Study participants included all patients who came into the San Francisco City Clinic (SFCC) for HIV testing between January 2004 and December 2007. SFCC is a municipal sexually transmitted disease clinic run by the San Francisco Department of Public Health that offers free, confidential HIV testing for youth and adults in San Francisco. Beginning in October 2003, SFCC has offered screening for acute HIV infection by testing HIV antibody-negative specimens for HIV RNA, using a specimen pooling approach to reduce cost and maximize efficiency. (Using this method, aliquots of 10 HIV antibody-negative specimens are pooled and then tested for HIV-1 RNA [Versant HIV-1 RNA 3.0 Assay, Bayer Corp., Berkeley, CA, USA or Abbott m2000 RealTime HIV-1 Assay, Abbott Molecular, Des Plaines, IL, USA]; if a pooled sample is HIV RNA-positive, each specimen from the pool is then tested individually to determine the HIV-infected individual. This pooling method was chosen after previous validation in San Francisco . Pool size represents a compromise between the maximum cost-efficiency of large pools and the optimal sensitivity and turnaround time with smaller pools . The theoretical limit of detection for any of the RNA tests used can be extrapolated by multiplying the test sensitivity as stated in the package insert by the factor of dilution. For example, the Versant HIV-1 RNA 3.0 Assay has a stated limit of detection of 75 copies ; with a .10 dilution the theoretical limit of detection is 750 copies. Similarly, the theoretical limit of detection for the Abbott m2000 RealTime HIV-1 Assay was 400 copies with this pooling strategy .) During the study period, HIV antibody testing was performed using one of several FDA-approved antibody tests, including rapid point-of-care HIV tests [OraQuick ADVANCE, OraSure Technologies, Inc., Bethlehem, PA, USA] and HIV antibody-only immunoassays [Vironostika HIV-1 Microelisa, BioMérieux Inc., Durham, NC, USA or Genetic Systems HIV-1/2 plus O EIA, BioRad Laboratories, Redmond, WA, USA]. Individuals with antibody negative but HIV RNA positive results were re-tested on subsequent samples using an IgM-sensitive (3rd-generation) antibody immunoassay [Genetic Systems HIV-1/2 plus O EIA, BioRad Laboratories, Redmond, WA, USA] and Western blot [Genetic Systems HIV-1 Western Blot, BioRad Laboratories, Redmond, WA, USA] or Immunofluorescence Assay (IFA) [Fluorognost HIV-1 IFA, Sanochemia Pharmazeutika AG, Vienna, Austria]. In addition to this clinical HIV testing, in most cases individuals with HIV antibody-positive test results had blood plasma submitted for incidence testing using the BED Capture Enzyme Immunoassay (BED-CEIA) [Sedia Biosciences Corp., Portland, OR, USA], which is used to classify antibody-positive individuals with regard to having recent (<6 months' duration) or longstanding HIV infection for surveillance purposes.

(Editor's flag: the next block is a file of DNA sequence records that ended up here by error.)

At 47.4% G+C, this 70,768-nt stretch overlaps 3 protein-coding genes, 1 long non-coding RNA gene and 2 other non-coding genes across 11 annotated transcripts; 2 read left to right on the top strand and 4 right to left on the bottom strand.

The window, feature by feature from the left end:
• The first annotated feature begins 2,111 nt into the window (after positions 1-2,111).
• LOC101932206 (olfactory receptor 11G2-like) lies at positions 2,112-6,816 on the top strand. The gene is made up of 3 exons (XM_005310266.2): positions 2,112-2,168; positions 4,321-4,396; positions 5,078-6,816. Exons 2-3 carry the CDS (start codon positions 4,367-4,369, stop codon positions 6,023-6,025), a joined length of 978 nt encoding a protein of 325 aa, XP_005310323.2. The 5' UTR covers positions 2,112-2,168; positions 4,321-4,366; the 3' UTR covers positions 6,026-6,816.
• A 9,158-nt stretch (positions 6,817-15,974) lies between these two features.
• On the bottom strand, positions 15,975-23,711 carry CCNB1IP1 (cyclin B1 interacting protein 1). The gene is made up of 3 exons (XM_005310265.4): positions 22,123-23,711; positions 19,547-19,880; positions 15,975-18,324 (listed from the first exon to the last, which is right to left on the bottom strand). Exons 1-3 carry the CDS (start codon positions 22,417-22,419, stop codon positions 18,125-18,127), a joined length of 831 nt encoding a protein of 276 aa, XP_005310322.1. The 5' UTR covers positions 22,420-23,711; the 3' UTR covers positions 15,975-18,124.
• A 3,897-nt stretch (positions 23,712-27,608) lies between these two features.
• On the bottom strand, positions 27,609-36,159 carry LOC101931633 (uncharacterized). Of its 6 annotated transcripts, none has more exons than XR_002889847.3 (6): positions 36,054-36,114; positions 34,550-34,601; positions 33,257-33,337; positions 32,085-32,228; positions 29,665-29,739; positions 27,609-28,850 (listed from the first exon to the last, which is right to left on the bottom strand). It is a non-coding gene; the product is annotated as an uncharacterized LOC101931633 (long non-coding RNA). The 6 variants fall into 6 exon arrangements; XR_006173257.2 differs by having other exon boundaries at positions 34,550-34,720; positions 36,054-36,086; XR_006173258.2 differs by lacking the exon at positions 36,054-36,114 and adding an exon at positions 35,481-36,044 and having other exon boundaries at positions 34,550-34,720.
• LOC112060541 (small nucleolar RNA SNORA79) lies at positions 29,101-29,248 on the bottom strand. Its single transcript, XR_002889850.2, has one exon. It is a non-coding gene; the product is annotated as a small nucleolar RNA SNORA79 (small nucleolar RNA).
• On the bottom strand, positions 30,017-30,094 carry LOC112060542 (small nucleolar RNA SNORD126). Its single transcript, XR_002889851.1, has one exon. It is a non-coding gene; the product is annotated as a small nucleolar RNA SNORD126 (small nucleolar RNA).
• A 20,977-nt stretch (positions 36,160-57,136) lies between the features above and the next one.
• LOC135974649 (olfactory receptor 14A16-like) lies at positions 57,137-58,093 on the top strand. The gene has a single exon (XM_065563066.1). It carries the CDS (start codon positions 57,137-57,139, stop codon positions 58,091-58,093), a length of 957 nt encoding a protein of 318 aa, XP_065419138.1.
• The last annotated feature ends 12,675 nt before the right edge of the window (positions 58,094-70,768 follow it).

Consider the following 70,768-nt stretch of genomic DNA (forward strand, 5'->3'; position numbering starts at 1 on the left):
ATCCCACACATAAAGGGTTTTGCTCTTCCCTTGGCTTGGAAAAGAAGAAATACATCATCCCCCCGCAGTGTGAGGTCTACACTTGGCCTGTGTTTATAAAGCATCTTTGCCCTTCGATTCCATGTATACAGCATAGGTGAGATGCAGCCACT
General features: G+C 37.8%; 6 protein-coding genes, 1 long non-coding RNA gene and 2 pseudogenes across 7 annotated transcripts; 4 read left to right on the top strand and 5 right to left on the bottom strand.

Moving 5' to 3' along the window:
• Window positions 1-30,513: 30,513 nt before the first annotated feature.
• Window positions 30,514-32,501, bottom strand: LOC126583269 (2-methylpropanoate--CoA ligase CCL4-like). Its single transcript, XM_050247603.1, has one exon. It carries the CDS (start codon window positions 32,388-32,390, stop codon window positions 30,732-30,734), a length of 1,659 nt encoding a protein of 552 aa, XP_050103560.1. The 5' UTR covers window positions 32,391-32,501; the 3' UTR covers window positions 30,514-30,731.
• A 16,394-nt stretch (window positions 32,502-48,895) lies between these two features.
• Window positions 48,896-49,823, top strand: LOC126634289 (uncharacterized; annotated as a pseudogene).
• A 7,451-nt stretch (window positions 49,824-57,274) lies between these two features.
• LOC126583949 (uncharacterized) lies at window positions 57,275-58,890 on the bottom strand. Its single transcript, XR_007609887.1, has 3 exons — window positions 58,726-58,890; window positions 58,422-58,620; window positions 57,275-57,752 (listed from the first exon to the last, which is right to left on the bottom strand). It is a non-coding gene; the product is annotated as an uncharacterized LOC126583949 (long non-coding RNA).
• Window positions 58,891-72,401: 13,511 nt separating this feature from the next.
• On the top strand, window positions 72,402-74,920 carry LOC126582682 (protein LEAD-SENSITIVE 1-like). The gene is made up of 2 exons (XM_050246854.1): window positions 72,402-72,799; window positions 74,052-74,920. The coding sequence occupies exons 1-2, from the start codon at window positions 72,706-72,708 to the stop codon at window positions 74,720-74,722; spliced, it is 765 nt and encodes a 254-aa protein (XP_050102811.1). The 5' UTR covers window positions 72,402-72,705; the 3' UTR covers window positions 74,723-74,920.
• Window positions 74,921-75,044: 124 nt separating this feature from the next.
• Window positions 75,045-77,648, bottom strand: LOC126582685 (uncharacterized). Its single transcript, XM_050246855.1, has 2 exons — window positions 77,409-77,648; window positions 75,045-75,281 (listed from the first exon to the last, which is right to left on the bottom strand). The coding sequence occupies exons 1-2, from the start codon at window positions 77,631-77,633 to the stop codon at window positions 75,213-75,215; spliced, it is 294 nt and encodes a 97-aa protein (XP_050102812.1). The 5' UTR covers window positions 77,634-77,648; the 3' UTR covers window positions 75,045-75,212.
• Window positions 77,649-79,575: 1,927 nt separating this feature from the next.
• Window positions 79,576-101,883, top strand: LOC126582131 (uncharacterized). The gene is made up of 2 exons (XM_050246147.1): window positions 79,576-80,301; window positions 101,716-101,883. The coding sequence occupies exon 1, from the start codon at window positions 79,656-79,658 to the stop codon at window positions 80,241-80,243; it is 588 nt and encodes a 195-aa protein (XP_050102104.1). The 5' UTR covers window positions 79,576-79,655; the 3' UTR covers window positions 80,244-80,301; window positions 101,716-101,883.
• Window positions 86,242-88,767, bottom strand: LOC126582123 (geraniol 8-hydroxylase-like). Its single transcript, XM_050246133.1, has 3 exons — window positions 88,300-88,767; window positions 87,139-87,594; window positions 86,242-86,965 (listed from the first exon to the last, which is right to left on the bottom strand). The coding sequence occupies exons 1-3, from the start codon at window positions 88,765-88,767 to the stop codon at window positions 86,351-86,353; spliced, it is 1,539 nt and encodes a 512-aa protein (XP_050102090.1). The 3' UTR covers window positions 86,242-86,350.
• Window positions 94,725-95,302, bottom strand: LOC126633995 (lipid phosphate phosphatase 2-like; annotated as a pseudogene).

In this analysis, individuals were classified as having acute HIV infection, likely recent HIV infection or longstanding (non-acute, non-recent) infection based on results of the complete clinical and surveillance testing algorithm. Cases were classified as acute HIV infection if individual testing for HIV RNA was repeatedly reactive but results of the Western blot or IFA were negative or indeterminate . Cases with confirmed positive antibody testing but with a BED-CEIA normalized optical density (ODn)<0.8 were classified as recent HIV infection. Cases with a BED-CEIA ODn>0.8 were classified for the purposes of analysis as having longstanding HIV infection. Self-reported demographic and behavioral risk factors were systematically collected during the initial clinic visit. All procedures were conducted as part of standard clinical and public health practice and all data analysis was done on de-identified data. As these were de-identified public health records undergoing retrospective analyses for public health improvement purposes, no informed consent specific to this study was sought from participants, and this study was considered exempt from human subjects considerations in accordance with the Code of Federal Regulations, Title 45.